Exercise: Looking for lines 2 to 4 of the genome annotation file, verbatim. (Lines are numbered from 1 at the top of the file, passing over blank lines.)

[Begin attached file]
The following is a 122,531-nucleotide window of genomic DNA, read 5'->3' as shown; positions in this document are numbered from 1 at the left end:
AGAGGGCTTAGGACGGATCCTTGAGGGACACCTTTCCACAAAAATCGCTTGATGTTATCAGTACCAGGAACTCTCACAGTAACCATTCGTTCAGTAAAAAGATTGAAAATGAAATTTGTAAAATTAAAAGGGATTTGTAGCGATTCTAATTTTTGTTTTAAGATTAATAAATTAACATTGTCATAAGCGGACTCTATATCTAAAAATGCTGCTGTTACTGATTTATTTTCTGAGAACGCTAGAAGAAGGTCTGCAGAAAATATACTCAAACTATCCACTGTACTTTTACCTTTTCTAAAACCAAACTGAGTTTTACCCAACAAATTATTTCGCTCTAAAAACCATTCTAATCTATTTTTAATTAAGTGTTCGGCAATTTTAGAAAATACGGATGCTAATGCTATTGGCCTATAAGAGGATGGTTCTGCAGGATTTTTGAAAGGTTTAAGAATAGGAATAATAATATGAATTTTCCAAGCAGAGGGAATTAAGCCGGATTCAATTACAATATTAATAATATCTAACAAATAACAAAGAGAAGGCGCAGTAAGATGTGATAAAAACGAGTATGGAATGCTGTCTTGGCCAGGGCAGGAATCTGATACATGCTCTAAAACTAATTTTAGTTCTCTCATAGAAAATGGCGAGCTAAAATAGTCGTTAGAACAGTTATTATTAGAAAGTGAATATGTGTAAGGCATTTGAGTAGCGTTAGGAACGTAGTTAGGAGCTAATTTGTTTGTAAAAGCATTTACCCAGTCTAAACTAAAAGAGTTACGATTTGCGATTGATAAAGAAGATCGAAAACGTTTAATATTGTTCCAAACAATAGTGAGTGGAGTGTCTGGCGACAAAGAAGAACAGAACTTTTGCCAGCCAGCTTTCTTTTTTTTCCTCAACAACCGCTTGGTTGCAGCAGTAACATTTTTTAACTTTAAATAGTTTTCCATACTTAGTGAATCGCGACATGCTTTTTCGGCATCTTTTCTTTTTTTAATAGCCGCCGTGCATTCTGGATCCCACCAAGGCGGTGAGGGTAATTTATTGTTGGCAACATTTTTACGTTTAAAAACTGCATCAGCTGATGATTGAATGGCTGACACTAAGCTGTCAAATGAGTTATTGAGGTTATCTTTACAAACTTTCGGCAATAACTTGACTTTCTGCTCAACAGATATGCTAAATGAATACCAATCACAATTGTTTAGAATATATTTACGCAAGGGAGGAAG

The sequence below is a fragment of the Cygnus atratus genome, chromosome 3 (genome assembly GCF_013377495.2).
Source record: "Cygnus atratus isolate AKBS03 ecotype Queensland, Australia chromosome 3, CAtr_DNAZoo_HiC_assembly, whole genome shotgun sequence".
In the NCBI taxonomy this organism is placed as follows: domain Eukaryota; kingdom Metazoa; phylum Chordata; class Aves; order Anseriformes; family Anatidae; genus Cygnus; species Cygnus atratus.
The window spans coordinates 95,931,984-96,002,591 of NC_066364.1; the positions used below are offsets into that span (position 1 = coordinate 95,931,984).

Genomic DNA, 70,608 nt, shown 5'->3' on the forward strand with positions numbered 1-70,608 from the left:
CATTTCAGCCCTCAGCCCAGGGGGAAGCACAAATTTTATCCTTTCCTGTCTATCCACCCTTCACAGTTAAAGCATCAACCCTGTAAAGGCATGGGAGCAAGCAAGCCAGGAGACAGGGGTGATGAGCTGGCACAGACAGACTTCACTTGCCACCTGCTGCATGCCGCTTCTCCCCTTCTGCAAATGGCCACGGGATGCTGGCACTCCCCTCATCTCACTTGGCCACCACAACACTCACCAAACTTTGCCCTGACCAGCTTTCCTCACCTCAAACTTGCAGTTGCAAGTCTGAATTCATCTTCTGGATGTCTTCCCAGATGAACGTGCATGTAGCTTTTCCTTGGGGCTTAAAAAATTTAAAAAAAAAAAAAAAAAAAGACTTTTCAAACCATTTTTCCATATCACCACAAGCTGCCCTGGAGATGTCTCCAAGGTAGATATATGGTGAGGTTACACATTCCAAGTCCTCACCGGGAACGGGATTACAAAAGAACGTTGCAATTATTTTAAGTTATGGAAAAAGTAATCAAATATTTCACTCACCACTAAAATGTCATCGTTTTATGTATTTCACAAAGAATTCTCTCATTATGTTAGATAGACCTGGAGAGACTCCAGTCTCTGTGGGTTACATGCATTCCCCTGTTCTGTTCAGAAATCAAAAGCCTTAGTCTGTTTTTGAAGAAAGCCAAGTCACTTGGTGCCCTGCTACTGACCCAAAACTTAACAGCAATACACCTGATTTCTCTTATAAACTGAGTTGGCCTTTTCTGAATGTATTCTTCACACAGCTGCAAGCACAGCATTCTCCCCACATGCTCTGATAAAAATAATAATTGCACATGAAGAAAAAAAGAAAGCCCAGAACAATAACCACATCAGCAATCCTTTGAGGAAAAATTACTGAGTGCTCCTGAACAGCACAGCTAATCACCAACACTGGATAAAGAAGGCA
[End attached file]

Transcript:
AGAGGGCTTAGGACGGATCCTTGAGGGACACCTTTCCACAAAAATCGCTTGATGTTATCAGTACCAGGAACTCTCACAGTAACCATTCGTTCAGTAAAAAGATTGAAAATGAAATTTGTAAAATTAAAAGGGATTTGTAGCGATTCTAATTTTTGTTTTAAGATTAATAAATTAACATTGTCATAAGCGGACTCTATATCTAAAAATGCTGCTGTTACTGATTTATTTTCTGAGAACGCTAGAAGAAGGTCTGCAGAAAATATACTCAAACTATCCACTGTACTTTTACCTTTTCTAAAACCAAACTGAGTTTTACCCAACAAATTATTTCGCTCTAAAAACCATTCTAATCTATTTTTAATTAAGTGTTCGGCAATTTTAGAAAATACGGATGCTAATGCTATTGGCCTATAAGAGGATGGTTCTGCAGGATTTTTGAAAGGTTTAAGAATAGGAATAATAATATGAATTTTCCAAGCAGAGGGAATTAAGCCGGATTCAATTACAATATTAATAATATCTAACAAATAACAAAGAGAAGGCGCAGTAAGATGTGATAAAAACGAGTATGGAATGCTGTCTTGGCCAGGGCAGGAATCTGATACATGCTCTAAAACTAATTTTAGTTCTCTCATAGAAAATGGCGAGCTAAAATAGTCGTTAGAACAGTTATTATTAGAAAGTGAATATGTGTAAGGCATTTGAGTAGCGTTAGGAACGTAGTTAGGAGCTAATTTGTTTGTAAAAGCATTTACCCAGTCTAAACTAAAAGAGTTACGATTTGCGATTGATAAAGAAGATCGAAAACGTTTAATATTGTTCCAAACAATAGTGAGTGGAGTGTCTGGCGACAAAGAAGAACAGAACTTTTGCCAGCCAGCTTTCTTTTTTTTCCTCAACAACCGCTTGGTTGCAGCAGTAACATTTTTTAACTTTAAATAGTTTTCCATACTTAGTGAATCGCGACATGCTTTTTCGGCATCTTTTCTTTTTTTAATAGCCGCCGTGCATTCTGGATCCCACCAAGGCGGTGAGGGTAATTTATTGTTGGCAACATTTTTACGTTTAAAAACTGCATCAGCTGATGATTGAATGGCTGACACTAAGCTGTCAAATGAGTTATTGAGGTTATCTTTACAAACTTTCGGCAATAACTTGACTTTCTGCTCAACAGATATGCTAAATGAATACCAATCACAATTGTTTAGAATATATTTACGCAAGGGAGGAAG

The sequence below is a fragment of the Cygnus atratus genome, chromosome 3 (genome assembly GCF_013377495.2).
Source record: "Cygnus atratus isolate AKBS03 ecotype Queensland, Australia chromosome 3, CAtr_DNAZoo_HiC_assembly, whole genome shotgun sequence".